Published: Tue Dec 14 2021 10:45 AM
Another heating phase has started at Mt Ruapehu and Crater Lake temperature has now reached 31 °C. The Volcanic Alert Level at Mt Ruapehu remains at Level 1.
Typically, over periods of months, Ruapehu’s Crater Lake (Te Wai ā-moe) undergoes heating and cooling cycles.
From early July to early September 2021, the lake temperature rose from 20 °C to 39 °C. Through to mid-October the lake temperature declined to around 23-25 °C. Since early December a heating trend has become established, and the lake temperature is now 31 °C. As is common during these heating phases, small volcanic earthquakes have been recorded since the lake temperature started to rise, caused by an increasing influx of hot steam into the lake.
The modelled heat flow into the lake is currently estimated at about 250 MW (megawatt), up from 50 MW in October/November.
The lake colour is a dark grey colour. This is typical as sediments on the lake floor are disturbed during the influx of hot fluids and are suspended in the lake water. The lake is currently overflowing into the Whangaehu river.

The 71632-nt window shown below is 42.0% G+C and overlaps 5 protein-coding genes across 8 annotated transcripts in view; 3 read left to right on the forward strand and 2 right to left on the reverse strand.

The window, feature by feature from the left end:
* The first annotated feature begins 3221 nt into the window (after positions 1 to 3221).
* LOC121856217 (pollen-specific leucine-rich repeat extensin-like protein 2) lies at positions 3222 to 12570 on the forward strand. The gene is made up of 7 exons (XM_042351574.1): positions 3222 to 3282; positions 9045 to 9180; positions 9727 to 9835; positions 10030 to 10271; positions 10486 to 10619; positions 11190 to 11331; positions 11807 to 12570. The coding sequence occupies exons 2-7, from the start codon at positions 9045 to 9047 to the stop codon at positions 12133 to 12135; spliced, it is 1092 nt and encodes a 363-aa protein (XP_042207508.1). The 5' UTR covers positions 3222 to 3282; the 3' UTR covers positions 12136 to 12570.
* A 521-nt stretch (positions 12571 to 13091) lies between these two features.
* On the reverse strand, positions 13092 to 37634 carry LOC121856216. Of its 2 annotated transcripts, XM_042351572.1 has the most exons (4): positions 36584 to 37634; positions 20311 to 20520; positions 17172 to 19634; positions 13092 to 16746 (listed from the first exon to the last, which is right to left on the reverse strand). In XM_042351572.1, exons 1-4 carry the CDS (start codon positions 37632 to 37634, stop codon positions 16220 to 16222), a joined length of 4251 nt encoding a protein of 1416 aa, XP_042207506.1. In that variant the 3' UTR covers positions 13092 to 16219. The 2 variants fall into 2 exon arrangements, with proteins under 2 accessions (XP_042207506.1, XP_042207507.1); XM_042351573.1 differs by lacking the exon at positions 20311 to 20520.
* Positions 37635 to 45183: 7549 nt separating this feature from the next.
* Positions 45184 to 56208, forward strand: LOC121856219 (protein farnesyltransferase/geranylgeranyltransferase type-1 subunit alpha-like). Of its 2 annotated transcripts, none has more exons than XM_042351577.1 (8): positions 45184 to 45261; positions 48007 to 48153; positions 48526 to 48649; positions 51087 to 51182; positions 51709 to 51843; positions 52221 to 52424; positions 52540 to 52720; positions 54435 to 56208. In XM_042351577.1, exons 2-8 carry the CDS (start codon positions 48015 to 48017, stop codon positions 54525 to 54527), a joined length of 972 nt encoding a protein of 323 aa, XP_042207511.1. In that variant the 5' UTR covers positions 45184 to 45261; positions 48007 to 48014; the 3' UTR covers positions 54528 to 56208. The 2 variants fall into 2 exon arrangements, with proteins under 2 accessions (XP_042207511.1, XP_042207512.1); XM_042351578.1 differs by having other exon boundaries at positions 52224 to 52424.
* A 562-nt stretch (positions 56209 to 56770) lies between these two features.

The results from our continuous monitoring of seismic activity, lake temperature and water level indicate that key monitoring parameters remain within normal ranges.
The Volcanic Alert Level stays at Level 1 which reflects the current level of volcanic unrest. The Volcanic Alert Level should not be used to forecast future activity.
The Aviation Colour Code remains at colour Green.
Mt Ruapehu is an active volcano and has the potential to erupt with little or no warning when in a state of volcanic unrest.
Volcanic Alert Level 1 indicates the primary hazards are those expected during volcanic unrest: steam discharge, volcanic gas, earthquakes, landslides and hydrothermal activity. While Volcanic Alert Level 1 is mostly associated with environmental hazards, eruptions can still occur with little or no warning.
For information on access to the Mt Ruapehu area, please visit the Department of Conservation’s websites on volcanic risk in Tongariro National Park and follow their Facebook page for further updates.
GNS Science and the National Geohazards Monitoring Centre continue to closely monitor Mt Ruapehu for further changes.
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